The Q output of the latch L10 is coupled to the following means for deriving the average value of the data samples in each group. One input 70 of an adder 72 is connected to the Q output of the latch L10, and the output of the adder 72 is connected to the D input of a latch L11. A signal s2 from the signal generator 68 is applied to the trigger input of the latch L11, and the Q output of the latch L11 is connected to one input of an AND gate 74. Only one AND gate 74 is shown, but there would be as many as there are data lines. A signal s3 is applied to the other input of the AND gate 74, and its output is connected to the D input of a latch L12. A signal s4 is applied to the trigger input of the latch L12, and its Q output is connected to the other input 76 of the adder 72 as well as to the D input of a latch L.sub. 13.

Operation of the data sample averaging means is as follows. Assume that the latch L12 has been cleared so that its Q output is zero when the first data sample of a group of samples arrives at the input 70 of the adder 72 in response to the application of a pulse of the signal s1 to the latch L10. The output of the adder 72 then equals the value of the first data sample and is connected to the D input of the latch L11. Before the next pulse of the signal s1 occurs, a pulse such as 77 of the signal s2 triggers the latch L11 so as to transfer the value of the first data sample at its D input to its Q output and thus to one input of the AND gate 74. Because the signal s3 that is applied to the other input of the AND gate 74 is in a high state during the entire time that samples of a group are received, the first data sample passes through the adder to the D input of the latch L12. This data sample is then transferred to the Q output of the latch L12 and therefore to the input 76 of the adder 72 when the latch L12 is triggered by a subsequent pulse 78 in the signal s4. As seen in FIG. 5A, the latter occurs between a pulse in the signal s2 and the time when the next pulse of the signal s1 occurs. When the second data sample arrives at the input 70 of the adder 72 in response to the next pulse in the signal s1, it is added to the first data sample that has been applied to the input 76 of the adder 72 from the Q output of the latch L12. The output of the adder 72 now has a value equal to the sum of the first and second data samples. Thus, after the last data sample of a group of four samples is received, a value equal to their sum appears at the Q output of the latch L12. All but the two least significant bits of the sum value are passed to the D input of the latch L13 so that the value at its D input is the average value of the four data samples of the group.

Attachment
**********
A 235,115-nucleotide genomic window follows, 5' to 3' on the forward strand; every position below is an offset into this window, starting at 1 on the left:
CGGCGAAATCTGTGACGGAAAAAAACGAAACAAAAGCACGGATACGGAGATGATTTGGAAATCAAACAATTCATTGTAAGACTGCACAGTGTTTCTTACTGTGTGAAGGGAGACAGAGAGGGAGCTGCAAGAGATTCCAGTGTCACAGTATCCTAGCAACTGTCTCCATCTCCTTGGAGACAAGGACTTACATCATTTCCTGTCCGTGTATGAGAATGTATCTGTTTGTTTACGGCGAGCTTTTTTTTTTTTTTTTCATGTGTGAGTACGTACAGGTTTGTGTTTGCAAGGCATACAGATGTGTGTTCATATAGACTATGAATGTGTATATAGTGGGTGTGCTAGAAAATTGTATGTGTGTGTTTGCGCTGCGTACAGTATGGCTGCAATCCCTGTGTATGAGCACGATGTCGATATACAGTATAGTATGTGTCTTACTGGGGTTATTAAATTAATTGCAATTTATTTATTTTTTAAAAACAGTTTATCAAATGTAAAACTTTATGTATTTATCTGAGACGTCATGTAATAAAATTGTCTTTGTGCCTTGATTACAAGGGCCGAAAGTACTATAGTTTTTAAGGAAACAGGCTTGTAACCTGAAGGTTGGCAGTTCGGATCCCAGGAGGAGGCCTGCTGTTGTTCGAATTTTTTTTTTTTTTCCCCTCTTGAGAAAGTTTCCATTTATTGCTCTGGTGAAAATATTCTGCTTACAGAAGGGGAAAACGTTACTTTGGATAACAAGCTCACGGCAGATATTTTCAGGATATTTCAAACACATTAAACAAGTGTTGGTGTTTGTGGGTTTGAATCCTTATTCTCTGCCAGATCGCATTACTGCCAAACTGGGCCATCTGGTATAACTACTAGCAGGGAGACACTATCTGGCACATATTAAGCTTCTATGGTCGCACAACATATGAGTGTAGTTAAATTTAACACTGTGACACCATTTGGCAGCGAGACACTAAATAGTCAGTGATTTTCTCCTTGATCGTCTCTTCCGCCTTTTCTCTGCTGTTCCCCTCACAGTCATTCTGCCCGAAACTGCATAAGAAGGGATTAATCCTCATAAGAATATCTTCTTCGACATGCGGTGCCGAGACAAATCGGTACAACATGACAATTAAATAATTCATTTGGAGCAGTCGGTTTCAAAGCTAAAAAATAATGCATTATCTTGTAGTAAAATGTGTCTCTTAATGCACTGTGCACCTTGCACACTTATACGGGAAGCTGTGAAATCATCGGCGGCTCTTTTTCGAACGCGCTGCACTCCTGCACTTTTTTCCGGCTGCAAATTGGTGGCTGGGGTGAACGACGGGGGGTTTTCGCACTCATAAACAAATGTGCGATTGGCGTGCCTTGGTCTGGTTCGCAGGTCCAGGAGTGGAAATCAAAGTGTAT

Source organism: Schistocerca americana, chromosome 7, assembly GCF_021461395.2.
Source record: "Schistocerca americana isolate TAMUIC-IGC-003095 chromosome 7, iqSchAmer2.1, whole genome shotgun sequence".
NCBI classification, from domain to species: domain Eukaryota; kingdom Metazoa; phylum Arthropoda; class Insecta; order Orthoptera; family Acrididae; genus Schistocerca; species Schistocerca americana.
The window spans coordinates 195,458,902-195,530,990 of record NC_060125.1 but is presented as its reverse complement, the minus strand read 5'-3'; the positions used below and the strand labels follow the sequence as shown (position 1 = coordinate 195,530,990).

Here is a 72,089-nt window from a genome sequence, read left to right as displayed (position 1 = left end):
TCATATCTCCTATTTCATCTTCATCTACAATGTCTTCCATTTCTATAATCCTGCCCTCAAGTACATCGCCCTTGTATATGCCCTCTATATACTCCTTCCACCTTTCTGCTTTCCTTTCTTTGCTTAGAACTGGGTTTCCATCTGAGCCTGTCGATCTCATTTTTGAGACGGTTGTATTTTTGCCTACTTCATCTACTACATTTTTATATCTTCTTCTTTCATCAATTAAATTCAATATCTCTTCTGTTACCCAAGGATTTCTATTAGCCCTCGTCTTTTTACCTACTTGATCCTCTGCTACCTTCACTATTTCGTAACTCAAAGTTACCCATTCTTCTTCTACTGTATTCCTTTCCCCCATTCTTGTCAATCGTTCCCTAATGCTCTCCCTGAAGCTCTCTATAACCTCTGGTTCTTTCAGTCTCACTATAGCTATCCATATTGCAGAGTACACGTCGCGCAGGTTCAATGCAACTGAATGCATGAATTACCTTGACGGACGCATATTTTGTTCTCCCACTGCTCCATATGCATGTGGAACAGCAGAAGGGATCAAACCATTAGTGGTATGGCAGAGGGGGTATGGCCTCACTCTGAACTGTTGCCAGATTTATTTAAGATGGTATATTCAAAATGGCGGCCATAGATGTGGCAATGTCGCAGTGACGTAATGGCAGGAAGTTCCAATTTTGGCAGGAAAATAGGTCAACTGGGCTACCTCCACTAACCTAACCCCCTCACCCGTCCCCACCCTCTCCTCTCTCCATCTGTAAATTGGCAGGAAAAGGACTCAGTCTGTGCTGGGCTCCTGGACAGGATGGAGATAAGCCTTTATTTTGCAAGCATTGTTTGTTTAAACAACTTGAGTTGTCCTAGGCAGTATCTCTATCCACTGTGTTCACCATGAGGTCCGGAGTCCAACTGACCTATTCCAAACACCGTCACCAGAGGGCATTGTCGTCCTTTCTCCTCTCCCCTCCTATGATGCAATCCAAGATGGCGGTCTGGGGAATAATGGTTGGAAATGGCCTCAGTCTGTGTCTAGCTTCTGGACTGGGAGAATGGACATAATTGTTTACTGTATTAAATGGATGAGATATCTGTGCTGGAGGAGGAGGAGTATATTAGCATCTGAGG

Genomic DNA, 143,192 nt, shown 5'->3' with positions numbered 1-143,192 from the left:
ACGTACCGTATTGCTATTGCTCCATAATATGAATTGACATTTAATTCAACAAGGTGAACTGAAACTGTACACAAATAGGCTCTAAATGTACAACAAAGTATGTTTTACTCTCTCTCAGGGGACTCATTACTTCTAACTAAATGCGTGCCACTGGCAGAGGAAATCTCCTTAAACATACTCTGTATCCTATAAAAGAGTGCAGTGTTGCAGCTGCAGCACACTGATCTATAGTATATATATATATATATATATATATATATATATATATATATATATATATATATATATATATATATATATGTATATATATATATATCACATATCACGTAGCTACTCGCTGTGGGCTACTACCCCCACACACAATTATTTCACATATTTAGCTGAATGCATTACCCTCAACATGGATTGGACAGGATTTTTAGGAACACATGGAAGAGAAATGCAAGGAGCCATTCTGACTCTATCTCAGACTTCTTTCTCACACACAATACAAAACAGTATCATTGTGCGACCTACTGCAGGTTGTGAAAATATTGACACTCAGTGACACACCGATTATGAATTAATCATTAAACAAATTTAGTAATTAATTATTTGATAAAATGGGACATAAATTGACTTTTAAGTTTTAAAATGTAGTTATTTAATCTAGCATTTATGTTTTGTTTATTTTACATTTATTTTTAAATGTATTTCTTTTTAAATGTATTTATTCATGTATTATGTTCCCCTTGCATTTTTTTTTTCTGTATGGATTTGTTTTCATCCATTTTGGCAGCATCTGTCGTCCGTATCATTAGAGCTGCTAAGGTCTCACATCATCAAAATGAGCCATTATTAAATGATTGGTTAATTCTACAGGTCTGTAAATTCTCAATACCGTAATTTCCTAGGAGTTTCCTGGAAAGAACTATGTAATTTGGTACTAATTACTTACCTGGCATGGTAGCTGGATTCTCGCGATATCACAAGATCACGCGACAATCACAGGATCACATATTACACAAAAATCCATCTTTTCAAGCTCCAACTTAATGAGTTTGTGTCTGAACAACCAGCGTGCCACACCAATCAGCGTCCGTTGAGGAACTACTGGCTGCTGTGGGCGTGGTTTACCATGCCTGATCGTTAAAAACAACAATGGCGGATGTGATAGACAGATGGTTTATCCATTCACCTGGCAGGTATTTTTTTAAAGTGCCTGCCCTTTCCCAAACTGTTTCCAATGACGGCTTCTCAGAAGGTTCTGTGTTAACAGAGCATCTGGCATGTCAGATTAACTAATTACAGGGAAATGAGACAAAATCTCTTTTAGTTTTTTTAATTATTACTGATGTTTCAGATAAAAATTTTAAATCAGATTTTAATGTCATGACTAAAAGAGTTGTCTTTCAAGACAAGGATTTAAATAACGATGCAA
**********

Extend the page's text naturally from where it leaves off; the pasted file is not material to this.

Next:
After each group of data samples, the Q output of the latch L12 is set to zero and the average value is retained at the Q output of the latch L13 for comparison with the data samples of the next group in the following manner. After the last pulse 79 for a group occurs in the signal s1, the signal s3 drops to a low state for a short time, as indicated at 80 of FIG. 5A, so as to cause the output of the AND gate 74 and hence the D input of the latch L12 to have a zero value. While the signal s3 is at the low state 80, a short pulse 81 appears in the signal s4 so as to trigger the latch L12 and transfer the zero value from its D input to its Q output and to the input 76 of the adder 72, thereby making the circuit ready to add the next group of data samples as just described. Before L12 is set to zero, a narrow pulse 82 in the signal s5 causes the latch L13 to transfer the average value of the samples of the group to its Q output, where it will remain while data samples of the next group arrive and until the next narrow pulse 82 of the signal s5 occurs.

The means for deriving the absolute value of the difference between each data sample of a group and the average value of the data samples of the previous group is comprised of a subtractor 84 and an absolute value circuit 86 connected to the output of the subtractor 84. One input of the subtractor 84 is connected to the Q output of the latch L10 so as to receive the data samples of the new group as they arrive, and the other input is connected to the Q output of the latch L13 so as to receive the average value of the data samples of the previous group. The output of the subtractor 84 thus successively represents the difference between each data sample and the average value of the previous group of data samples, and the absolute value of the difference is provided by an absolute value circuit 86.